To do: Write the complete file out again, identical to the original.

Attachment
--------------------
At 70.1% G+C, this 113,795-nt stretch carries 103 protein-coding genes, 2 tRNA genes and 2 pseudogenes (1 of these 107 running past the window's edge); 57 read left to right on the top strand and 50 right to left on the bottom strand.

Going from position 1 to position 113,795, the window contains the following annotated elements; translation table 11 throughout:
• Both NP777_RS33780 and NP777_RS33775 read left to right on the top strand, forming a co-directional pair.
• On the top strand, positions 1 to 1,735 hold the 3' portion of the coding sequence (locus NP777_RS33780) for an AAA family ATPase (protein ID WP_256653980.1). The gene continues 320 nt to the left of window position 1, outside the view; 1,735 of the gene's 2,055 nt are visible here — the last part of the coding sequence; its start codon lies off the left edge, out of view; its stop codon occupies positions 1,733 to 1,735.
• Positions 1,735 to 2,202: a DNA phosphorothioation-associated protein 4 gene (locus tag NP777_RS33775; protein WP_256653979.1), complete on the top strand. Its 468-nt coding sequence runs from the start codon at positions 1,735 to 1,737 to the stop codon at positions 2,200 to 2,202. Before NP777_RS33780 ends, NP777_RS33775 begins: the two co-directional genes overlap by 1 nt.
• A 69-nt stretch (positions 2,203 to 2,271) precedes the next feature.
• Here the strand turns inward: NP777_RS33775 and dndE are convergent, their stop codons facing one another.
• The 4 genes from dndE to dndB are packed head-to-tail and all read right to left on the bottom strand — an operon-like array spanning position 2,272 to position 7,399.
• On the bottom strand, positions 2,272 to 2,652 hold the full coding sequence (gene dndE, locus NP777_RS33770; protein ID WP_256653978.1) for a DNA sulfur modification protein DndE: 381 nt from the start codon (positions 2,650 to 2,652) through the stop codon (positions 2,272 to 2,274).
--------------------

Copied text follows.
At 70.1% G+C, this 113,795-nt stretch carries 103 protein-coding genes, 2 tRNA genes and 2 pseudogenes (1 of these 107 running past the window's edge); 57 read left to right on the top strand and 50 right to left on the bottom strand.

Going from position 1 to position 113,795, the window contains the following annotated elements; translation table 11 throughout:
• Both NP777_RS33780 and NP777_RS33775 read left to right on the top strand, forming a co-directional pair.
• On the top strand, positions 1 to 1,735 hold the 3' portion of the coding sequence (locus NP777_RS33780) for an AAA family ATPase (protein ID WP_256653980.1). The gene continues 320 nt to the left of window position 1, outside the view; 1,735 of the gene's 2,055 nt are visible here — the last part of the coding sequence; its start codon lies off the left edge, out of view; its stop codon occupies positions 1,733 to 1,735.
• Positions 1,735 to 2,202: a DNA phosphorothioation-associated protein 4 gene (locus tag NP777_RS33775; protein WP_256653979.1), complete on the top strand. Its 468-nt coding sequence runs from the start codon at positions 1,735 to 1,737 to the stop codon at positions 2,200 to 2,202. Before NP777_RS33780 ends, NP777_RS33775 begins: the two co-directional genes overlap by 1 nt.
• A 69-nt stretch (positions 2,203 to 2,271) precedes the next feature.
• Here the strand turns inward: NP777_RS33775 and dndE are convergent, their stop codons facing one another.
• The 4 genes from dndE to dndB are packed head-to-tail and all read right to left on the bottom strand — an operon-like array spanning position 2,272 to position 7,399.
• On the bottom strand, positions 2,272 to 2,652 hold the full coding sequence (gene dndE, locus NP777_RS33770; protein ID WP_256653978.1) for a DNA sulfur modification protein DndE: 381 nt from the start codon (positions 2,650 to 2,652) through the stop codon (positions 2,272 to 2,274).